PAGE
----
# Seminar Teaching

This is quasi-static content. Click here to edit the text; click outside the box to save changes.

# Job description

Junction's students are local Boston/Cambridge high schoolers, and for many of them, Junction is their first exposure to a community that is truly inclusive and challenges them academically -- or, in other words, where being a nerd is celebrated! Many students leave having made closer friends than they ever had in school, excited to have found peers who think like they do, and having gained a range of new interests in academic topics they weren't previously exposed to. Some have even told us that Junction "changed their lives." The seminar teaching position's goal is to make this impact a regular and purposeful part of the Junction program.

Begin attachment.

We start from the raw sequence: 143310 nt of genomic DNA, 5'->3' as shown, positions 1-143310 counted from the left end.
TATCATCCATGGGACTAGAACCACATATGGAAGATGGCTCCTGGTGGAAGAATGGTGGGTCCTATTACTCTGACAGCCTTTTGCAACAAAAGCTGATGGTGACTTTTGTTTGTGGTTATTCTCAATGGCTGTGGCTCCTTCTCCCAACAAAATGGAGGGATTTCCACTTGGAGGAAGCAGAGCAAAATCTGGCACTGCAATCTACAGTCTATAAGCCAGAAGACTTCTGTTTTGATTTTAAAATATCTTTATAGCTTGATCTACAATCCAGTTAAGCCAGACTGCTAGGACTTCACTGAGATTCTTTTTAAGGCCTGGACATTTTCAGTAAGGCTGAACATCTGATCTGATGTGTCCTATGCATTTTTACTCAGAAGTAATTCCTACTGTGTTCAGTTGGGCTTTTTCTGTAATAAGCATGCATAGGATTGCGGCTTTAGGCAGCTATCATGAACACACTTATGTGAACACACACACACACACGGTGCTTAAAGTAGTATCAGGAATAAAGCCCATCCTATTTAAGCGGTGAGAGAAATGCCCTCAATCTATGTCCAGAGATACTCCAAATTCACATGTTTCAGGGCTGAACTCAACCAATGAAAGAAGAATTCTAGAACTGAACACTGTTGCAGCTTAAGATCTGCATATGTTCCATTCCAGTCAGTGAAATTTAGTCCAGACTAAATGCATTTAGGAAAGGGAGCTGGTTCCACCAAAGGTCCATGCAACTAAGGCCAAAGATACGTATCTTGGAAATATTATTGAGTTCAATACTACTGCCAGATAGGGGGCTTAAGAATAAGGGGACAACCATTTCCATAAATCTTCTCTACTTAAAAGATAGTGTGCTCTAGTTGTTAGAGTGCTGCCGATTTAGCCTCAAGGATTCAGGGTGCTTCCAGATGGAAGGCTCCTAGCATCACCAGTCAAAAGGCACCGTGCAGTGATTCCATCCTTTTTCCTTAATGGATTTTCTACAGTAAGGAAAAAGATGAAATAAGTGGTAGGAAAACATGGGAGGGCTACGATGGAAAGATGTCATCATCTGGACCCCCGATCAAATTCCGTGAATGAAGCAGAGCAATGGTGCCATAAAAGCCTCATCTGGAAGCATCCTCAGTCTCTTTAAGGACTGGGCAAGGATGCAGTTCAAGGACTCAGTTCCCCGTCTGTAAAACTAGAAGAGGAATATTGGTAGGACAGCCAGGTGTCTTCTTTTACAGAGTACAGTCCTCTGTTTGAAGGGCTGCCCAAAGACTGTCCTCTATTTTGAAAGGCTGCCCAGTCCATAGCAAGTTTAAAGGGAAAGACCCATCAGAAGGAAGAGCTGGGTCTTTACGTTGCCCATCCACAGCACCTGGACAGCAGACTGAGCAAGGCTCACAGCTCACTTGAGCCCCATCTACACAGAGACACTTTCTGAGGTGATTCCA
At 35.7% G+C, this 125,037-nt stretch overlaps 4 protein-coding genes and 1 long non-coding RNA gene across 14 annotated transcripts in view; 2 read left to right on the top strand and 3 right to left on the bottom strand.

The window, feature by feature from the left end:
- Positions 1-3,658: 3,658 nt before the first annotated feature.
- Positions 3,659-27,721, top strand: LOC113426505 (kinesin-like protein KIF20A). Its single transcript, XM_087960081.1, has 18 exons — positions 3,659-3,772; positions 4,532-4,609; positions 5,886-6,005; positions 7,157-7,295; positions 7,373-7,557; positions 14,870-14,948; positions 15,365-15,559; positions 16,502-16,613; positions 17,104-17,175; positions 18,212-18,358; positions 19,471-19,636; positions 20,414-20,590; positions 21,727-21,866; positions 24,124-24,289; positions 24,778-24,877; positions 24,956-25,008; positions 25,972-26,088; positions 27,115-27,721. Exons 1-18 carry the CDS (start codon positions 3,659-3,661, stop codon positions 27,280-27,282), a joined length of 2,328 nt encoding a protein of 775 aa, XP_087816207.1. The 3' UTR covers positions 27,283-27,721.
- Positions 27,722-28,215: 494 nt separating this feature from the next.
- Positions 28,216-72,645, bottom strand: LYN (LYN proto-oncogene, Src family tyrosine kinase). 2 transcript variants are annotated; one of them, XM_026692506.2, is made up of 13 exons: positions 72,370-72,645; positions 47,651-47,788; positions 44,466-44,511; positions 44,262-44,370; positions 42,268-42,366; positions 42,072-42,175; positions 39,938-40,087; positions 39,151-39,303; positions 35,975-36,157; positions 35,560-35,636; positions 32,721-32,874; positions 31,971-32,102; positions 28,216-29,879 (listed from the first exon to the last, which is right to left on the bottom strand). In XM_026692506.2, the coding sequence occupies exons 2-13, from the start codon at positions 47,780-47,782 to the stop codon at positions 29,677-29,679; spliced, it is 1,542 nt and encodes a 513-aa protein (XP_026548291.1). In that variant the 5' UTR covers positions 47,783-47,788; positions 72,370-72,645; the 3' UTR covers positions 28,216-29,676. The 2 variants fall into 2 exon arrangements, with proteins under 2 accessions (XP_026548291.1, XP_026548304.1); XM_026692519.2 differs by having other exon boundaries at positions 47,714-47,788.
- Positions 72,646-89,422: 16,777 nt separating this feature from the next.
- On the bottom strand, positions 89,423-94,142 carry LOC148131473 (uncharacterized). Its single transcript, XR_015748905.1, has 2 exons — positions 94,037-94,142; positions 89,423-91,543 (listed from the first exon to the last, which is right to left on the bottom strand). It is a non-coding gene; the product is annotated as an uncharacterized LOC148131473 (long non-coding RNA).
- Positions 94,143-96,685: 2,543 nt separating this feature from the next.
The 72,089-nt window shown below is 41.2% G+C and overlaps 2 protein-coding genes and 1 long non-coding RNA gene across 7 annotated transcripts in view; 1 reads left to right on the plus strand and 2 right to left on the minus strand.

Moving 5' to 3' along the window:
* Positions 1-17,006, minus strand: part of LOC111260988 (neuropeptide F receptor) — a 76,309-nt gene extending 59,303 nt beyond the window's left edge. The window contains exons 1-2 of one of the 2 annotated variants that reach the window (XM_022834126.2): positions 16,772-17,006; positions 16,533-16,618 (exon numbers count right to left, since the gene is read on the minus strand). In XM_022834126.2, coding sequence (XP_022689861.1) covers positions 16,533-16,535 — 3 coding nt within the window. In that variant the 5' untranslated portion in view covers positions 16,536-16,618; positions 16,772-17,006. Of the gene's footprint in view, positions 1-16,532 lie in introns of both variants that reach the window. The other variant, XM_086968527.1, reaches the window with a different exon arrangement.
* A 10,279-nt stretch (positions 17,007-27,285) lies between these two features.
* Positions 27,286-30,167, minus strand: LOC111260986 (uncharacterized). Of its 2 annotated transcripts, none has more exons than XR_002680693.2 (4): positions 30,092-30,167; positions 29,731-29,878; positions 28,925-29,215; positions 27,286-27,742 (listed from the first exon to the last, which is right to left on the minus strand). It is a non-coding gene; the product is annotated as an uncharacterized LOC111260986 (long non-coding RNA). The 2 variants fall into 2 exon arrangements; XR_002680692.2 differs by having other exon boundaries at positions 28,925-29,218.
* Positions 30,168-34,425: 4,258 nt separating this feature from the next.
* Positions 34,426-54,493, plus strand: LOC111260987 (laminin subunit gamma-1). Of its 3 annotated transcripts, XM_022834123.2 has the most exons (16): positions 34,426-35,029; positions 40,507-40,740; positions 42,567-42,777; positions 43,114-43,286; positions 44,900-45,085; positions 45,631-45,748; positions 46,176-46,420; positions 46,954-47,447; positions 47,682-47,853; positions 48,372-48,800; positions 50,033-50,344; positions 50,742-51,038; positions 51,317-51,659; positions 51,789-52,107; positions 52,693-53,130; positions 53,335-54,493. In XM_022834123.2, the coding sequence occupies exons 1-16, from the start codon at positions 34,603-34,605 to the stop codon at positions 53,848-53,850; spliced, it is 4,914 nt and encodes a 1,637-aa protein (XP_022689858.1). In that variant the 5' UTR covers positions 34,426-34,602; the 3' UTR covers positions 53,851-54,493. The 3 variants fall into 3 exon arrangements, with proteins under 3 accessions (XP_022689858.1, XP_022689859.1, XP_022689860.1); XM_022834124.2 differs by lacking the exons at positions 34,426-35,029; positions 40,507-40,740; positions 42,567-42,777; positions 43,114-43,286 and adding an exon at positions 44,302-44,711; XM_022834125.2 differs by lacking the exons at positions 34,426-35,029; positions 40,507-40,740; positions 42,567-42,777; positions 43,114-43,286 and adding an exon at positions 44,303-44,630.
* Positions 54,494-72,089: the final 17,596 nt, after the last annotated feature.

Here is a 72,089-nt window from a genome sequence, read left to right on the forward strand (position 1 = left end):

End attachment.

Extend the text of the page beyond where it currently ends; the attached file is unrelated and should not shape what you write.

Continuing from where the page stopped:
For 2013, Junction will hire five or six seminar teachers who will work as a team to design and teach a high-variety seminar curriculum (see "What can I teach for seminars?", below) and to run additional fun activities for Junction’s students. Seminar teachers will also interact with students as counselors and role models to facilitate a high-energy, highly inclusive atmosphere.

The position requires passion about both teaching and mentoring, and competence in a variety of areas, from organizing activities to dealing with program emergencies. Additionally, we aim to hire a team more than a collection of individuals: a group who will collaborate well together during both the spring and summer, and who bring a variety of talents and class-topics to the table.